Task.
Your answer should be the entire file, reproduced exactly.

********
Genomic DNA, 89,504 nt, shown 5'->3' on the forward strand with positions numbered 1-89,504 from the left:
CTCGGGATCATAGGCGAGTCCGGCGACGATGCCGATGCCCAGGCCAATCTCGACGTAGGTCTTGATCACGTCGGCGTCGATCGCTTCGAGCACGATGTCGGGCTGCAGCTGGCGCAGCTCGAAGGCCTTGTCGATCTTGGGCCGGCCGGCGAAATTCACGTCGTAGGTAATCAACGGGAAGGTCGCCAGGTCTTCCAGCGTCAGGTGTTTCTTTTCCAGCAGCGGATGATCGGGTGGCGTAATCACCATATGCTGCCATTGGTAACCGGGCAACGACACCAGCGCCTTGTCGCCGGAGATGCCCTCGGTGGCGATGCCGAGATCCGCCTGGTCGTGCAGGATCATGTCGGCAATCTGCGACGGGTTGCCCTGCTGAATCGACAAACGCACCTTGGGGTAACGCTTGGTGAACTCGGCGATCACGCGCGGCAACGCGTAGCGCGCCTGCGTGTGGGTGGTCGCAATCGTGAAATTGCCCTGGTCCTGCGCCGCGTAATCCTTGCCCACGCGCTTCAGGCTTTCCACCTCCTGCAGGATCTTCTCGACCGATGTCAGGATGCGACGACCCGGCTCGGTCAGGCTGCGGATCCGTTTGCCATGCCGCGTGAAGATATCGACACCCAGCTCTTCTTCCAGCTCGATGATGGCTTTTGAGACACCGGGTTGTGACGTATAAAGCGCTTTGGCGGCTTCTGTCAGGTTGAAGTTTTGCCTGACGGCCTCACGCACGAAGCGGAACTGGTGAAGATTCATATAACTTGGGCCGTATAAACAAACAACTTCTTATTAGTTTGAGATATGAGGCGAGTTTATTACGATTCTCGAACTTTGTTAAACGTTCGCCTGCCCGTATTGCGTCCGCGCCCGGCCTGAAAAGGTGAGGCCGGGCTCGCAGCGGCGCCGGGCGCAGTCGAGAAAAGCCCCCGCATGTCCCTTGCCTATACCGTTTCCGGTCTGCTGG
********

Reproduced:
Genomic DNA, 89,504 nt, shown 5'->3' on the forward strand with positions numbered 1-89,504 from the left:
CTCGGGATCATAGGCGAGTCCGGCGACGATGCCGATGCCCAGGCCAATCTCGACGTAGGTCTTGATCACGTCGGCGTCGATCGCTTCGAGCACGATGTCGGGCTGCAGCTGGCGCAGCTCGAAGGCCTTGTCGATCTTGGGCCGGCCGGCGAAATTCACGTCGTAGGTAATCAACGGGAAGGTCGCCAGGTCTTCCAGCGTCAGGTGTTTCTTTTCCAGCAGCGGATGATCGGGTGGCGTAATCACCATATGCTGCCATTGGTAACCGGGCAACGACACCAGCGCCTTGTCGCCGGAGATGCCCTCGGTGGCGATGCCGAGATCCGCCTGGTCGTGCAGGATCATGTCGGCAATCTGCGACGGGTTGCCCTGCTGAATCGACAAACGCACCTTGGGGTAACGCTTGGTGAACTCGGCGATCACGCGCGGCAACGCGTAGCGCGCCTGCGTGTGGGTGGTCGCAATCGTGAAATTGCCCTGGTCCTGCGCCGCGTAATCCTTGCCCACGCGCTTCAGGCTTTCCACCTCCTGCAGGATCTTCTCGACCGATGTCAGGATGCGACGACCCGGCTCGGTCAGGCTGCGGATCCGTTTGCCATGCCGCGTGAAGATATCGACACCCAGCTCTTCTTCCAGCTCGATGATGGCTTTTGAGACACCGGGTTGTGACGTATAAAGCGCTTTGGCGGCTTCTGTCAGGTTGAAGTTTTGCCTGACGGCCTCACGCACGAAGCGGAACTGGTGAAGATTCATATAACTTGGGCCGTATAAACAAACAACTTCTTATTAGTTTGAGATATGAGGCGAGTTTATTACGATTCTCGAACTTTGTTAAACGTTCGCCTGCCCGTATTGCGTCCGCGCCCGGCCTGAAAAGGTGAGGCCGGGCTCGCAGCGGCGCCGGGCGCAGTCGAGAAAAGCCCCCGCATGTCCCTTGCCTATACCGTTTCCGGTCTGCTGG